Columns » Outsider


Standing tall


What makes a city? I know what the PC answer is: A city is defined by the people who live in it, and they should be peaceful, diverse, law-abiding and community-minded. They ought to support their schools, the arts, parks and open space, and their churches. And they ought to elect honest, thoughtful, civic-minded individuals to public office who will strive to make their city ever better.

That's fine, but there's something a lot simpler and more obvious that defines a city: its buildings.

Big Ben. The Empire State Building. The Parthenon. The Eiffel Tower. The Kremlin. Townhouses on Boston's Beacon Hill. The skyline of Baltimore's Inner Harbor. Buildings are the city, because they symbolize past and future, aspiration and reality.

A century ago, the leaders of this community understood this basic truth. The buildings they helped erect embodied their pride in the city and their belief in its future. Look at those that still endure: the old County Courthouse (now the Pioneers Museum), the City Auditorium, the Carnegie libraries.

They were built to endure not for decades, but for centuries. And although each was built for a practical purpose, they were intended to be, and are, beautiful buildings that lift the hearts of those who enter. (Well, maybe not all those who entered the old courthouse. )

Jump to 2006. Take a look at the dismal Terry R. Harris County Courthouse. Like all its neighboring county buildings, it's a travesty, a miserable, lifeless pile of crap that sucks the vitality out of an entire square block. Graceless and awkward, it might as well have been designed by Martians and plopped down in the middle of the city, so little does it relate to its location.

Its only saving grace is its name. As a Palmer graduate (just a couple of years before Terry), I'm always glad to see my homies honored. Good on ya, kid -- go Terrors!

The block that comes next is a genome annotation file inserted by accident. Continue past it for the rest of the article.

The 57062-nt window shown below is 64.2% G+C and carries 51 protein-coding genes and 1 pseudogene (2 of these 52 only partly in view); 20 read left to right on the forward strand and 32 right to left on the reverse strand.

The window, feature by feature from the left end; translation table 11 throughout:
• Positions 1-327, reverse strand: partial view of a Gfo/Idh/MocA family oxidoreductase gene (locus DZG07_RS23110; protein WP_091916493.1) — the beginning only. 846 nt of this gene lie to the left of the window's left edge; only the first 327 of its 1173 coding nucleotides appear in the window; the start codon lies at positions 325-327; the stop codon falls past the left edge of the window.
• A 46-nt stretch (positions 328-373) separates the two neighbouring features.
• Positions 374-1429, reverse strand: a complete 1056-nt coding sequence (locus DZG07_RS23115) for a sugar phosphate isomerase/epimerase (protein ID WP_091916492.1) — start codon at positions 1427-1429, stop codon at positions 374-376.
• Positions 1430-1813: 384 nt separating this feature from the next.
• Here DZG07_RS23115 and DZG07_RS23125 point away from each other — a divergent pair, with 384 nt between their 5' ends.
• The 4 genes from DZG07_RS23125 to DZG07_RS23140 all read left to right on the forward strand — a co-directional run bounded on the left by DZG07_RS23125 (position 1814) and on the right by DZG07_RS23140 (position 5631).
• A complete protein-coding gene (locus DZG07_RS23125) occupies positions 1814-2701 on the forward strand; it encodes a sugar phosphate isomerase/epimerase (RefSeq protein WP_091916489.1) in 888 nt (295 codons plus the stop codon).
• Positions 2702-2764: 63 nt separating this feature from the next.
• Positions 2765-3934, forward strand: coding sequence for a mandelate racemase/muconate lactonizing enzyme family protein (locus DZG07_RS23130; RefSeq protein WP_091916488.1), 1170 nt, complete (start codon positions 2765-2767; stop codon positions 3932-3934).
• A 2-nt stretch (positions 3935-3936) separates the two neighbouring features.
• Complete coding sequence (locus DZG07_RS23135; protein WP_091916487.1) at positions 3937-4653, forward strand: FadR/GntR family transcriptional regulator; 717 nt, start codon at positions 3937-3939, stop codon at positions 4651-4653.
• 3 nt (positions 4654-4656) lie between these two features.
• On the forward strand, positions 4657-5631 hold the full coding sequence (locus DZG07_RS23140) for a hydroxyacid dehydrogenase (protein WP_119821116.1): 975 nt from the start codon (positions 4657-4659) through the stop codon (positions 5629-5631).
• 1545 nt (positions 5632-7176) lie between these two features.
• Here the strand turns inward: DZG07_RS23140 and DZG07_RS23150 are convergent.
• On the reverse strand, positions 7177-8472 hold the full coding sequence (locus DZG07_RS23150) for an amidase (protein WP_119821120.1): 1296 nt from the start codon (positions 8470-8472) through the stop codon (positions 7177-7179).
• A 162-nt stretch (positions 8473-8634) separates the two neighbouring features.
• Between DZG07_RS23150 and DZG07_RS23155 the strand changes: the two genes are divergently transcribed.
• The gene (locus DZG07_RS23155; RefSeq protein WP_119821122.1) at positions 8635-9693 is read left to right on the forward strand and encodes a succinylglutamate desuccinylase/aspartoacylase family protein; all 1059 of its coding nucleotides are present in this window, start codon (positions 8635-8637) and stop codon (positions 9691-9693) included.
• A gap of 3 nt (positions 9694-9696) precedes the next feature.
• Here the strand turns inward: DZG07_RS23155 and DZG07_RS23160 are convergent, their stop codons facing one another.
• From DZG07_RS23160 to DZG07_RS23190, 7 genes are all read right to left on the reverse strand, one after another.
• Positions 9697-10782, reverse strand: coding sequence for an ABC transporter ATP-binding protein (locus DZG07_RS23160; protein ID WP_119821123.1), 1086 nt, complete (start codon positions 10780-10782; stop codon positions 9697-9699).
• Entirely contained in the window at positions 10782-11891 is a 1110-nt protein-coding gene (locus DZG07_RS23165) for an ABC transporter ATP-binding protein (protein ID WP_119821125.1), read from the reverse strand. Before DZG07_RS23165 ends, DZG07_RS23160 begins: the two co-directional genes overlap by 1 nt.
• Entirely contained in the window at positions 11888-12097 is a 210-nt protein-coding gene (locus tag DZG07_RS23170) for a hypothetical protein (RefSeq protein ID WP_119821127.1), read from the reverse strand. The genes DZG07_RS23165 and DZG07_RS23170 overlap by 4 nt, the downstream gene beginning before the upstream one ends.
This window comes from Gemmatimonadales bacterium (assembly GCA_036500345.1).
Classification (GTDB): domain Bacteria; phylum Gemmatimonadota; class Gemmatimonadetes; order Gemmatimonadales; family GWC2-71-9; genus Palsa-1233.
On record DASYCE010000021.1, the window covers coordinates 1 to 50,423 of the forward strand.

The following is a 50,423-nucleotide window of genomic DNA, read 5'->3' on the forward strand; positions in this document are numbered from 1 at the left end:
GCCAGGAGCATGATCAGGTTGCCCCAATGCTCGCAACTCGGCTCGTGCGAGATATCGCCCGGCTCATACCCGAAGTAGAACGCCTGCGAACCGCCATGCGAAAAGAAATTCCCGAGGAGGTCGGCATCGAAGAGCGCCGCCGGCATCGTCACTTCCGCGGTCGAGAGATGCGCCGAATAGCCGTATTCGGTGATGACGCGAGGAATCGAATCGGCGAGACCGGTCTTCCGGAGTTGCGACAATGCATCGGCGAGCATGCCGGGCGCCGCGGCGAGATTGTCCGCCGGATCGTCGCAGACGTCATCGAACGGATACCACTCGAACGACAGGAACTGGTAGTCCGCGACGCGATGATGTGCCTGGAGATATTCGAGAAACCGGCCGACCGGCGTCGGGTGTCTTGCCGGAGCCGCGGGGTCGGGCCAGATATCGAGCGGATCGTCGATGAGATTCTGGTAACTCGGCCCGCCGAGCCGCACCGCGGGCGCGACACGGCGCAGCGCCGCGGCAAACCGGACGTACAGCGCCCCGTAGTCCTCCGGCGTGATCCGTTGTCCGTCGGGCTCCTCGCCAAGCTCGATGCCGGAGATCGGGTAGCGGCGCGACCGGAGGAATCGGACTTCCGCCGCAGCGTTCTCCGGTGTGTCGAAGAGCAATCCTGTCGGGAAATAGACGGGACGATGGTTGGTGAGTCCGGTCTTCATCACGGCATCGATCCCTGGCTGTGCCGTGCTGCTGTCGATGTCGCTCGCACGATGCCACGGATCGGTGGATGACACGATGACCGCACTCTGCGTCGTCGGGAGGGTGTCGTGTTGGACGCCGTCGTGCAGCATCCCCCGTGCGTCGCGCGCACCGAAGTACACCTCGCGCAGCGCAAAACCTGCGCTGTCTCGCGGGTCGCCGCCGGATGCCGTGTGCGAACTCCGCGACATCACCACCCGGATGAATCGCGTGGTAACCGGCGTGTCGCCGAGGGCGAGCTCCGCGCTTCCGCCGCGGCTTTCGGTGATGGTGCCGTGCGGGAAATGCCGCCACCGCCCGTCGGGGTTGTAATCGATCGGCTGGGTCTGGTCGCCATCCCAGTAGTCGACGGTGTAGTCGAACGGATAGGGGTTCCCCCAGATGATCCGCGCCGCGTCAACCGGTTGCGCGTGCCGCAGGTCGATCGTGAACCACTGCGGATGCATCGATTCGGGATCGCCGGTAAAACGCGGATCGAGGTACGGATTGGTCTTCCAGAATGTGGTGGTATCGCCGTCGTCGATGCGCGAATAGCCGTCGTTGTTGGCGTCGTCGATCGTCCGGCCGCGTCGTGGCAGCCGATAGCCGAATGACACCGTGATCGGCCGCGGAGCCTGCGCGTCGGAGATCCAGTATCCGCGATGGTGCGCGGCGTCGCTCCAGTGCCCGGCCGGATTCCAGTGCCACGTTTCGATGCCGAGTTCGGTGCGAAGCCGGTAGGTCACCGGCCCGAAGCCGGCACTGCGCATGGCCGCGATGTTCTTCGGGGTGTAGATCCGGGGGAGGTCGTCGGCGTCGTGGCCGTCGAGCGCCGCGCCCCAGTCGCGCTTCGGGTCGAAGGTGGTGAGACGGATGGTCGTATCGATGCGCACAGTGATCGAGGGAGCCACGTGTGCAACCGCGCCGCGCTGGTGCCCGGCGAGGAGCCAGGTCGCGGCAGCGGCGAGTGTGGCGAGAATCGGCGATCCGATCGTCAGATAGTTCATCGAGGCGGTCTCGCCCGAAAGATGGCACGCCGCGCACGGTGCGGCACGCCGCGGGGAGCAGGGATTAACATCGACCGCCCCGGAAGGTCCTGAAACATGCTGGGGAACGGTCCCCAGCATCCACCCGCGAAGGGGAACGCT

But maybe, just maybe, another fellow Terror is about to reverse our half-century of civic vandalism.

When I first learned that the Fine Arts Center was planning a major expansion, I was apprehensive. That building, designed 70 years ago by John Gaw Meem, is one of the masterpieces of American architecture. It seemed highly unlikely -- make that impossible -- that the stolid trustees of the FAC would choose an architect who would both respect the past and honor the future.

And when I learned that they'd chosen a Springs native and Palmer graduate for the job, I wasn't hopeful. Who was David Owen Tryba, anyway? Probably just another cloddish schlockmeister who'd embrace our late-20th-century tradition of Really Bad Architecture.

Praise be to the Lord (and to Buck Blessing, Kathy Loo, Mike DeMarsche and the rest of the FAC power people), Tryba has done a magnificent job. It's not just a workmanlike expansion. It's inspired, even transcendent.

Tryba's plan calls for getting rid of the Carlisle Guy-designed 1970s eastern expansion -- a hack job if ever there was one -- and replacing it with airy, light-filled galleries. It's appropriate, sensitive and infinitely better than we had any right to expect.

But the overall plan has one glaring flaw (which, we should note, Tryba had nothing to do with). At some point in the future, the FAC plans to tear down a stately Victorian mansion that sits next to the Bemis School of Art on Cache La Poudre Street. And why tear down what could, with a small investment, be a useful and beautiful structure? For parking! Yup, so the FAC staff can have its own little parking lot. That's how we lost the Burns Opera House, the Trail Theater and the Burns Building, and how we almost lost the Cheyenne Building.

Let's consider what would happen if the FAC renovated the Victorian. That square block then would contain an early modernist building with a contemporary addition (the FAC), a late modernist building with a contemporary addition (Packard Hall), an early contemporary structure (the Money Museum) and a Victorian residence. The best of the built history of our city would be contained in a single, delightful urban setting.


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